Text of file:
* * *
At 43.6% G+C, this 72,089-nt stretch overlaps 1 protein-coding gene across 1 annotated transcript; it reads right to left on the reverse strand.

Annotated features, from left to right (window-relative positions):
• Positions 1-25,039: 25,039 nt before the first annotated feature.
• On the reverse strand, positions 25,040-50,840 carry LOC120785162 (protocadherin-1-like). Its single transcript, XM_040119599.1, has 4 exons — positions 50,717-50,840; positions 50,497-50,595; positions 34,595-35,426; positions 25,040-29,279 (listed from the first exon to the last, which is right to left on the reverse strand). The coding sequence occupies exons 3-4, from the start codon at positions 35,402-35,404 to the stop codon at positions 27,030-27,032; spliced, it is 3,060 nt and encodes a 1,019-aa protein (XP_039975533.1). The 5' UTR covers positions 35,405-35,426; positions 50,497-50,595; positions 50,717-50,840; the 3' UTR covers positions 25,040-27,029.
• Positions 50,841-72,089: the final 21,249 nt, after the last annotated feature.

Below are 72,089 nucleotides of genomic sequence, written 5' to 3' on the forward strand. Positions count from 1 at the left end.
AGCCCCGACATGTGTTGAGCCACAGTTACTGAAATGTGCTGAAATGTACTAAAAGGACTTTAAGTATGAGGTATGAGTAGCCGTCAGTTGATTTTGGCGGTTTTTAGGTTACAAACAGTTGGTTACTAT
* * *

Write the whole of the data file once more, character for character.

At 43.6% G+C, this 72,089-nt stretch overlaps 1 protein-coding gene across 1 annotated transcript; it reads right to left on the reverse strand.

Annotated features, from left to right (window-relative positions):
• Positions 1-25,039: 25,039 nt before the first annotated feature.
• On the reverse strand, positions 25,040-50,840 carry LOC120785162 (protocadherin-1-like). Its single transcript, XM_040119599.1, has 4 exons — positions 50,717-50,840; positions 50,497-50,595; positions 34,595-35,426; positions 25,040-29,279 (listed from the first exon to the last, which is right to left on the reverse strand). The coding sequence occupies exons 3-4, from the start codon at positions 35,402-35,404 to the stop codon at positions 27,030-27,032; spliced, it is 3,060 nt and encodes a 1,019-aa protein (XP_039975533.1). The 5' UTR covers positions 35,405-35,426; positions 50,497-50,595; positions 50,717-50,840; the 3' UTR covers positions 25,040-27,029.
• Positions 50,841-72,089: the final 21,249 nt, after the last annotated feature.

Below are 72,089 nucleotides of genomic sequence, written 5' to 3' on the forward strand. Positions count from 1 at the left end.
AGCCCCGACATGTGTTGAGCCACAGTTACTGAAATGTGCTGAAATGTACTAAAAGGACTTTAAGTATGAGGTATGAGTAGCCGTCAGTTGATTTTGGCGGTTTTTAGGTTACAAACAGTTGGTTACTAT